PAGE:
"For the purpose of maintaining stability, they (authorities) don't want to use forceful measures before the meetings," another villager said. "We are afraid of them coming back."

The unidentified attackers, some of whom wore orange hard hats and red armbands, drove into the village and turned on residents with shovels and other weapons.

Villagers drove the interlopers off by hitting them with bamboo poles and throwing bricks from a nearby construction site, according to first-hand accounts and video of the incident provided to AFP.

They said they then vented their fury on the attackers' cars, overturning and smashing as many as 29 vehicles.

Residents claimed some of the group had knives and a gun. A video showed a man firing a handgun into the air and villagers said he was a plainclothes police officer trying to intercede. At least eight villagers were injured.

In Wukan in late 2011, a protest by residents against a land grab by local officials accused of corruption escalated after one of their leaders died in police custody.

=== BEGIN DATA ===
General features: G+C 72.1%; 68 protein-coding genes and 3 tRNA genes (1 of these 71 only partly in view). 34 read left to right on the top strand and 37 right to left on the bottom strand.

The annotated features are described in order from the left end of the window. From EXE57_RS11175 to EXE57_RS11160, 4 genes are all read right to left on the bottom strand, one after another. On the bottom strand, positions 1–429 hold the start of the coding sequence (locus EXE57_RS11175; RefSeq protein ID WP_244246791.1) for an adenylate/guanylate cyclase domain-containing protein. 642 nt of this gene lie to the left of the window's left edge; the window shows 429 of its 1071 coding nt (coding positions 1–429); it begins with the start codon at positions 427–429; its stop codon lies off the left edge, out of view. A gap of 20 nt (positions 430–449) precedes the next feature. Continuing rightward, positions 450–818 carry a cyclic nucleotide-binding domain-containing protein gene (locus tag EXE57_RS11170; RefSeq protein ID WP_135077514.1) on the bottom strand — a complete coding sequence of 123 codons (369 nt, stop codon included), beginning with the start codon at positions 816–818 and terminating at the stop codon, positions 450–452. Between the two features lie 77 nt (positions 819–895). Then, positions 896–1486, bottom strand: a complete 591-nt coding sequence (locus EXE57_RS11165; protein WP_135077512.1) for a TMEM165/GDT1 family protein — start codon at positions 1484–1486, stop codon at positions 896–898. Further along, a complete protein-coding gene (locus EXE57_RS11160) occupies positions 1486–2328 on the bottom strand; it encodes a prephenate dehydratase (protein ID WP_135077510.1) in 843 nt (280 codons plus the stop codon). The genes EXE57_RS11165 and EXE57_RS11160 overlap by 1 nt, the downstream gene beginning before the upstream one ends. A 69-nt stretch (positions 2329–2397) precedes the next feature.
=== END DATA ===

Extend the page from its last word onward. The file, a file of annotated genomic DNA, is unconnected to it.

Villagers barricaded roads and faced off against security forces for 10 days, until authorities backed down and promised them rare concessions. Residents were later allowed to hold open village elections -- a first in Wukan.

The people of Shangpu had heard of Wukan indirectly, and had similar demands: free elections for their leader.

They claim the current village chief Li Baoyu, who is also the party head, was foisted on them by higher authorities.

Residents allege Li fraudulently obtained signatures to support the transfer of 33 hectares (82 acres) of farmland to the Wanfeng Investment Co, backed by businessman Wu Guicun, to be used for factories producing electrical cables.

The village's ruling committee will receive compensation based on the yield of rice that would have been planted on the land. But residents fear they themselves will not be paid and say the compensation does not reflect the true value.

"Village cadres have illegally dealt in land and leased land at a low price," they said in a petition to higher officials.

In the government's only official statement on the case, Jiexi county, which administers the village, pledged to pursue those responsible for the attack and bring criminal prosecutions.

No one from Wanfeng Investment Co could be reached for comment.